Screenwriting doesn’t work when approached as a paint-by-numbers craft, yet because it is more technical than other forms of fiction writing there is a tendency to obsess over screenwriting rules, to the detriment of original ideas. In moving between screenwriting books, interviews, drama theory, scripts and films and the weekly exercises we seek to avoid those pitfalls by approaching screenwriting rules as tools and creating a space for ideas to grow.

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Rachel Howard

 

 

 

SATURDAY, FEBRUARY 24  |  “Flat” writing hands off lifeless information in a two-dimensional exchange between reader and writer.  Three-dimensional writing places the reader in a charged space of heightened experience, renewed perspective, and active meaning-making.  How is that three-dimensionality created, and what do you do when you find your language stuck in 2-D?  This combination lecture and workshop for writers of fiction and literary nonfiction examines specific strategies for three-dimensionality drawn from contemporary writers like Sheila Heti, Jo Ann Beard, and Maggie Nelson, and classics by Marguerite Duras and Bruno Schulz. We will try out new techniques and tricks—but ultimately what you will achieve is a shift in consciousness that will help make your writing spacious and transporting.

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Anisse Gross

 

 

 

SUNDAY, FEBRUARY 25  |  Breaking into the world of freelance writing can seem mysterious and downright impossible at the outset. How will you make enough money? If you currently have a job, how do you transition into full-time freelancing? When can you take the plunge? Where will you find clients? How will you successfully pitch to publications, especially if you don’t have a portfolio?

It took me several years of pitfalls, wrong turns, financial struggling, over-caffeinated meltdowns, and learning on the job to successfully make it as a freelance writer. In this one-day bootcamp, I will teach you the fundamentals of how to successfully begin freelancing for a variety of publications including magazines, newspapers, websites, and other forms of paid writing and editing work.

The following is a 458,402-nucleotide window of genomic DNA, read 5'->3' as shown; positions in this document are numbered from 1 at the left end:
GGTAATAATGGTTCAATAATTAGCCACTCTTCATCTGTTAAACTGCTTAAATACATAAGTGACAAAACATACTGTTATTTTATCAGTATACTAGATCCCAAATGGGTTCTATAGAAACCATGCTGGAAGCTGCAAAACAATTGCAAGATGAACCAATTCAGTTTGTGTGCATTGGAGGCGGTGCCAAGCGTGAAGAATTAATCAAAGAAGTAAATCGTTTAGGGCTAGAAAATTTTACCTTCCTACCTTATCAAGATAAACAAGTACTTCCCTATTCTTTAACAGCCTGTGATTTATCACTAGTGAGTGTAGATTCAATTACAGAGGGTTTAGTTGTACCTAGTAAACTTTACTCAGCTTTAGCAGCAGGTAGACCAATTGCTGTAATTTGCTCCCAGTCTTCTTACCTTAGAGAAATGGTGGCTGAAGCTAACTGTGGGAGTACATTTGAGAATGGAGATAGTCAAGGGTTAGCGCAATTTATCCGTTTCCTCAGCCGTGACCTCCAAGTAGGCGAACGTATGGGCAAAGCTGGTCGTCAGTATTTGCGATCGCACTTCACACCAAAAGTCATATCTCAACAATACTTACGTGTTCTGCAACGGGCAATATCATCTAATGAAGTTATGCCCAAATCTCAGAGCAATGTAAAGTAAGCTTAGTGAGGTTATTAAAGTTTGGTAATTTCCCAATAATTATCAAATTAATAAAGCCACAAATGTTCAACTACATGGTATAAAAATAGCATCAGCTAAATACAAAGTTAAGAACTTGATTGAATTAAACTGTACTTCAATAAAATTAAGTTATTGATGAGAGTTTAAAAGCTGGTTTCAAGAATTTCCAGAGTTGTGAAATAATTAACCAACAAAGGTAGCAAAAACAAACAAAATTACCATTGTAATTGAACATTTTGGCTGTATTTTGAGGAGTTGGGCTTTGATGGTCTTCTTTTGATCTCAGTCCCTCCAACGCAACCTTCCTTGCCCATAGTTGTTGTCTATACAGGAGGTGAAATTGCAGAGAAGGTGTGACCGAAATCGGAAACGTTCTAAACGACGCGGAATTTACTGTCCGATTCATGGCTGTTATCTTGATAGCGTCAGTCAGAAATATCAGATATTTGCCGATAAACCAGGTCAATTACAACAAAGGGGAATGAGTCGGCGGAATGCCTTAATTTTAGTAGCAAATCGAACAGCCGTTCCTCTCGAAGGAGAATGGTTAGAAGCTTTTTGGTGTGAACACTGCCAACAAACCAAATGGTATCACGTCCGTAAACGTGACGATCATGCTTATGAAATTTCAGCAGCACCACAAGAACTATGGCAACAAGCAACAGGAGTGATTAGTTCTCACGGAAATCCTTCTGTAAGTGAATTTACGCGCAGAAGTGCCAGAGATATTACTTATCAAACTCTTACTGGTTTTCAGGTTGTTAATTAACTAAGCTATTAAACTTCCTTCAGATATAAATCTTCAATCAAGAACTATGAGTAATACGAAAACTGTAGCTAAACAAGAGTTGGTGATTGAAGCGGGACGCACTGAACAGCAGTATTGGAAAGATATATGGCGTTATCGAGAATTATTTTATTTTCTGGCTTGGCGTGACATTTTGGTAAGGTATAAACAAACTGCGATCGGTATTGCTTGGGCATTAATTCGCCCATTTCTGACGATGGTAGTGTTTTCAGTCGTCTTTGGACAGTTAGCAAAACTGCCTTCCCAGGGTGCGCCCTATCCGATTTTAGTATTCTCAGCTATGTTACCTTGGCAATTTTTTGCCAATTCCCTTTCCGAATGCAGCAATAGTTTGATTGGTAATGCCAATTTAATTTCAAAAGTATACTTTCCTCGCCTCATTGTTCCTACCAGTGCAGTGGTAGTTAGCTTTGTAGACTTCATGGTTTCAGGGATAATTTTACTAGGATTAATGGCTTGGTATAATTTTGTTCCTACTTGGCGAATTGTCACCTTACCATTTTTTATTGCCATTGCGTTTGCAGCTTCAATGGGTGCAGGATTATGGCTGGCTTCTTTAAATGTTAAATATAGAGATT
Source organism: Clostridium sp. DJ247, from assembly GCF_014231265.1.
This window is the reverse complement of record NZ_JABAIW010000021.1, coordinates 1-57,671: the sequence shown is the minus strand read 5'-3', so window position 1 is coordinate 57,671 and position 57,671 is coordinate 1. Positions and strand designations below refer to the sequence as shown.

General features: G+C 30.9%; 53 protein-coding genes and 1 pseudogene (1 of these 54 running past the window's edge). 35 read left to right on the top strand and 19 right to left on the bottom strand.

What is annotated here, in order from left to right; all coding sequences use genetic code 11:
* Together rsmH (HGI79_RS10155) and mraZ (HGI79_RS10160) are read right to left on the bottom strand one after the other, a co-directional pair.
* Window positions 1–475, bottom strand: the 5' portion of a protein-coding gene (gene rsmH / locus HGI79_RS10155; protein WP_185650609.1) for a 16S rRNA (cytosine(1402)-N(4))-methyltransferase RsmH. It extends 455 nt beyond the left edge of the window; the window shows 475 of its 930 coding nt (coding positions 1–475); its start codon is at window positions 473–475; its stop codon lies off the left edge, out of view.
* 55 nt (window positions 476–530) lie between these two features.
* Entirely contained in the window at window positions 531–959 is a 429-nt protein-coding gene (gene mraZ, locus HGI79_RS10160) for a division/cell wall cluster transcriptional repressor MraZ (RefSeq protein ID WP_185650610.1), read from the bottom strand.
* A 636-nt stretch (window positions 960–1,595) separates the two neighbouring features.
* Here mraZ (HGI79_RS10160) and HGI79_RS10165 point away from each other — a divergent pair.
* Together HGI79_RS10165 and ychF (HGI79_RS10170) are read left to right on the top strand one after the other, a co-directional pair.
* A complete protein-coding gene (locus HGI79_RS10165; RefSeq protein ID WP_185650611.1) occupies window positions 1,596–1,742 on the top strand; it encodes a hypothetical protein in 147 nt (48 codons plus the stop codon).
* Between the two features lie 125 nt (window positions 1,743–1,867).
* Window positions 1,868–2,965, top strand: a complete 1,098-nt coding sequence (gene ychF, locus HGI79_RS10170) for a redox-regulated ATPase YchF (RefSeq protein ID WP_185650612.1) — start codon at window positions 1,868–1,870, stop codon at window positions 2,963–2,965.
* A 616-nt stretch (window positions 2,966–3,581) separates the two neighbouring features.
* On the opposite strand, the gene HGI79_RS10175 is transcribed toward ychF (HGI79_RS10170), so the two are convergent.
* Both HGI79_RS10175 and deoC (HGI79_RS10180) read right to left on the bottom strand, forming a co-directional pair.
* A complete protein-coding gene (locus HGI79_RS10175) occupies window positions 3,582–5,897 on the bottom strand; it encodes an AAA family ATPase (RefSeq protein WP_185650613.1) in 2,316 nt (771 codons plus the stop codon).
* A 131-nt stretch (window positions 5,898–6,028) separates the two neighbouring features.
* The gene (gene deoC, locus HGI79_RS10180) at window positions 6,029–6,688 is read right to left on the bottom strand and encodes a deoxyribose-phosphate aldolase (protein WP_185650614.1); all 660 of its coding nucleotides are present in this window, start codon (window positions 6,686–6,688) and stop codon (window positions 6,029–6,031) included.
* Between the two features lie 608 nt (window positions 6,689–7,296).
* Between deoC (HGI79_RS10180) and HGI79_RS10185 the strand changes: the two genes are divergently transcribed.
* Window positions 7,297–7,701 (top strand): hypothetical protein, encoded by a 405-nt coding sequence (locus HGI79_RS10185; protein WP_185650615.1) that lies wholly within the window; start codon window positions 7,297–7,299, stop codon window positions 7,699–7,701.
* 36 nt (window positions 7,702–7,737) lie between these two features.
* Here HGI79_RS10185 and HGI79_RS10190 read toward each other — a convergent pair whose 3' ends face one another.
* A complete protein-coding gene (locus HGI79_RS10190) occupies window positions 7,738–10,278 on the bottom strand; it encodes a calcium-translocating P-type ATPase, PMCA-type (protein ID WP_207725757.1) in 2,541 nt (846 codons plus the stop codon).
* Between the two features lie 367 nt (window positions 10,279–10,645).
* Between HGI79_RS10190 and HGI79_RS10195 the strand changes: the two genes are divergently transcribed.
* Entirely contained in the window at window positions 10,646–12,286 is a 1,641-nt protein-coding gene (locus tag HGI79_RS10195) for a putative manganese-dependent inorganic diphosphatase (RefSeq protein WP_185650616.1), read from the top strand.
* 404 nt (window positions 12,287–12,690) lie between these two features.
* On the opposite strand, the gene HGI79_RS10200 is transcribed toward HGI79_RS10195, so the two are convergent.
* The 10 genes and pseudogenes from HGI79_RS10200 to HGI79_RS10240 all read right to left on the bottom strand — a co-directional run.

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Julia Scheeres

 

 

 

SUNDAY, MARCH 4  |  This seminar could also be called Everything You Wanted to Know About Memoir But Were Afraid to Ask. We will discuss the elements that go into a successful memoir, including dramatic storytelling, tension, vivid characters, and clear sense of direction.

We will review the basic building blocks of storytelling – scene, summary and musing, and how to navigate the places where memory fails you. We discuss issues that arise from writing about living people. We will also address the publishing business, including how to increase your chances of finding an agent and getting published.

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Vanessa Hua

Vanessa Hua

 

 

 

SUNDAY, MARCH 4  |  Starting, changing, or jump-starting your career? Whether you’re applying for a Fulbright, for a summer residency, as a writer-in-residence, for an MFA, to J-school, or for a journalism grant, you’ll learn tips and tricks for success. Learn how to fund a trip, fund your reporting, fund your writing, or fund your space – on someone else’s dime.

This class will cover how to craft a successful project proposal, work plan, or personal statement; how to solicit and draft letters of recommendation; and how to make the most of your time during and after your fellowship whether it’s one week or one year.